Leah fixed the sense of hearing. This is because we always find Leah listening to what other people had to say. For instance, Leah heard everybody say that Lavan has two daughters and Rivkah has two sons; the older (Leah) should marry the older (Eisav) and the younger (Rochel) should marry the younger (Ya’akov) (Rashi, Gn. 29:17; Bereishis Rabba, 70:16). This caused Leah to cry out to God in prayer so that she would not wind up marrying a wicked man. Additionally, when Lavan sneakily switched Rochel with Leah to marry Ya’akov on the night of the wedding, Leah listened to Rochel to find out all of the signs that Ya’akov and Rochel had between them so that she would not be publicly humiliated (Baba Basra, chap. 8, “Yesh Nochalin”, pg. 123a). By using the sense of hearing to do the right thing, Leah repaired the sense of hearing that she herself had ruined in her previous life as Eve.
Parenthetically, this could explain why Rochel was not buried in the Machpeilah Cave. Rochel certainly died by the Divine kiss of God like all the other Matriarchs. However, her being buried separately from the other Matriarchs was because of the sense that she represented. The senses of sight, hearing, smell, and taste are all found on the head. However, the sense of touch is found on the hands which is at arm’s length from the head. Therefore, Rochel, who represented the sense of touch, was buried a distance away from the other Matriarchs who represented three of the other senses, in order to show what they atoned for.
This could also explain why Reuven brought Duda-im (flowers) to his mother Leah (Gn. 30:14). Reuven was also aware that the Matriarchs were supposed to atone for the senses that sinned with the forbidden fruit. Reuven mistakenly thought that the sense of smell also participated in the sin. Therefore, he brought the flowers to Leah so that she should use them and the sense of smell in the context of a mitzvah thereby mending the sense of smell that she herself ruined in her previous life as Eve.
However, by giving the flowers away to Rochel, Leah hinted to Reuven that there was no need to repair the sense of smell because it never partook of the sin to begin with.
Fixing the sin of the Tree of Knowledge is still relevant to us today. This is because the Patriarchs and Matriarchs fixed the root of the sin, doing the lion’s share of the work. However, we must all work towards fixing specific components of that sin because we were all part of Adam and Eve’s grand souls. All men were part of Adam’s father soul, and all women were part of Eve’s mother soul (Arizal, Sha’ar Hagilgulim, preface, 27-31). On some level, we are all guilty of that sin because we either wanted to eat from it ourselves, or we did not speak out against it strong enough. The Patriarchs and Matriarchs broke the ice and paved the way for us to finish the job (Shvilei Pinchas).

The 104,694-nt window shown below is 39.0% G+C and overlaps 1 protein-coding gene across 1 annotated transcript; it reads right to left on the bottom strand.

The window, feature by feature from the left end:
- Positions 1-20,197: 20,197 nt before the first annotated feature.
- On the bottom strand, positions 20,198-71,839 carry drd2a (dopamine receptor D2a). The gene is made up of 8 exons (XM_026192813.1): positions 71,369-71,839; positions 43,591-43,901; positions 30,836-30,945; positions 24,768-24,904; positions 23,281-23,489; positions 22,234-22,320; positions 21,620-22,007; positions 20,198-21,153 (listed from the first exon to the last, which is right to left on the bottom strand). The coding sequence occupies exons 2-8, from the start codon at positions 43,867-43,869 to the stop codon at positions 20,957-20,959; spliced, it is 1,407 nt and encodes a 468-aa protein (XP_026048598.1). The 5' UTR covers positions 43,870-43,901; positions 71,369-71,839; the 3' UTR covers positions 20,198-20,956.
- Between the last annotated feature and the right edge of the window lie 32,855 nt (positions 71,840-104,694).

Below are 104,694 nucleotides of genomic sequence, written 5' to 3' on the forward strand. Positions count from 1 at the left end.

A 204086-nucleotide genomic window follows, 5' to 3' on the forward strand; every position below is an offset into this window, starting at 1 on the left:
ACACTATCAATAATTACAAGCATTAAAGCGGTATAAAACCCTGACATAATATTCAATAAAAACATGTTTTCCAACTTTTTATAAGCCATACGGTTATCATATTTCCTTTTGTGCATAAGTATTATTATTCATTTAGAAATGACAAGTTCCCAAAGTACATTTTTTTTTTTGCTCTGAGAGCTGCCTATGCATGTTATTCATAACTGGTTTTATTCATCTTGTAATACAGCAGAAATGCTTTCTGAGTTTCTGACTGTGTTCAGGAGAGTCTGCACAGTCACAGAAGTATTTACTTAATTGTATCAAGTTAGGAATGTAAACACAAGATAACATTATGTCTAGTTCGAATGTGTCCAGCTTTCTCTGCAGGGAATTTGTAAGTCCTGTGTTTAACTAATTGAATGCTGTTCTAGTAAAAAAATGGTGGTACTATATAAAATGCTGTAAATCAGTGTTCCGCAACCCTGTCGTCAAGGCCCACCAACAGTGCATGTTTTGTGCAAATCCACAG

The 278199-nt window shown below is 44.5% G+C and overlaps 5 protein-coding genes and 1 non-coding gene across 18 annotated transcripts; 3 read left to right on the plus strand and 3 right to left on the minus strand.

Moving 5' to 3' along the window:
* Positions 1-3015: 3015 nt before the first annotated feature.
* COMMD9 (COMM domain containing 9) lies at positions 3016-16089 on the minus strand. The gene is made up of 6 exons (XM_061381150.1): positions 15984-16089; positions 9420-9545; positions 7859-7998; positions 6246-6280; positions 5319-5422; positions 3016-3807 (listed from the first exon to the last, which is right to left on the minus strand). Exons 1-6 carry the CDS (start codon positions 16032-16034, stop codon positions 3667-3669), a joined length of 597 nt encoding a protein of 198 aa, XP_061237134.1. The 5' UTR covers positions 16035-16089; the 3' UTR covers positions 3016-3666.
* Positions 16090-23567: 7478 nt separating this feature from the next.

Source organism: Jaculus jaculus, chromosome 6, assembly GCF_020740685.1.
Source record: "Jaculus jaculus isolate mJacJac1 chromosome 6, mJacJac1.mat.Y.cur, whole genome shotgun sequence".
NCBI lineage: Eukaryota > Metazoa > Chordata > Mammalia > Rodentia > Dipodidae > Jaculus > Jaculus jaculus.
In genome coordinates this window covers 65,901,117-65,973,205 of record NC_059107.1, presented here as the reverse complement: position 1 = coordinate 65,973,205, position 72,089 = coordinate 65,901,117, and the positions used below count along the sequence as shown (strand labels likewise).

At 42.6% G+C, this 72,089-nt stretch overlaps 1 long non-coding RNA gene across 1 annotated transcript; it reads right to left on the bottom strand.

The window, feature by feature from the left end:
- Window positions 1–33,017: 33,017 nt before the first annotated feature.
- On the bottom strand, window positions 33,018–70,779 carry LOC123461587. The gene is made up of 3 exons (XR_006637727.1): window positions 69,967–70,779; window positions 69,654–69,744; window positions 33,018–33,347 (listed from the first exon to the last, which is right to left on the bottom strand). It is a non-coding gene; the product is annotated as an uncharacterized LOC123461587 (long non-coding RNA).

This is why the Zohar (Lech Lecha, pg. 81a) says that when a person dies and wants to go to Paradise, he must first go to the Machpeilah Cave, because that is where there is an entrance into Gan Eden. The couples that are buried there examine us to see if we did our part in rectifying the sin. If we did, they are happy with us and they open the gate for us to enter Paradise. If not, they push us away, in the very same way that Adam and Eve were driven out of Paradise after they sinned.
The way in which we can try to repair the damage done with the forbidden fruit would be to fix the three character flaws that caused sin to begin with. The three character flaws are: jealousy, lustful passions, and honor. The Panim Yafos says that all three faults were present when Adam and Eve sinned.
Jealousy: The serpent told Eve that by eating from the tree, they would be like God. By eating from the tree, Adam and Eve demonstrated that they were jealous of Hashem and they also wanted to be gods.
Lustful passions: The verse explicitly says that the fruit was “desirous” to her eyes. This is a type of lust.
Honor: By wanting to like gods, they wanted the honor and prestige that comes along with being a god.
These three character flaws created the three drops of poison on the tip of the sword of the Angel of Death. Each drop atones for one of the character flaws.
The first drop causes death. This repairs jealousy because a person only gets jealous by being in the presence of others that have things that he covets. Once the person dies, he is distanced from those people and the jealousy stops.
The second drop causes the dead body to smell. This atones for lustful passions because people often run after material things which spoil with time, such as food and beverage. Since he ran after those things anyway, his body spoils as well.
The third drop causes the face of the deceased to turn green. This mends honor because people receive honor from their faces (hadras panim; Lv. 19:32). By his face turning green, it removes the honor.
The instigator of all three character flaws was the snake. Therefore, he was punished in three ways. By having to crawl on his belly (Gn. 3:14), the snake was humbled, thus fixing the sin of honor that he caused. By eating dirt and by everything tasting like dirt to him (ibid), the snake was deprived of lustful passions, atoning for the lust that he generated. By God placing a deep-seated hatred between women and snakes (Gn. 3:15), jealousy was removed. They are so far apart from each other that jealousy doesn’t even begin.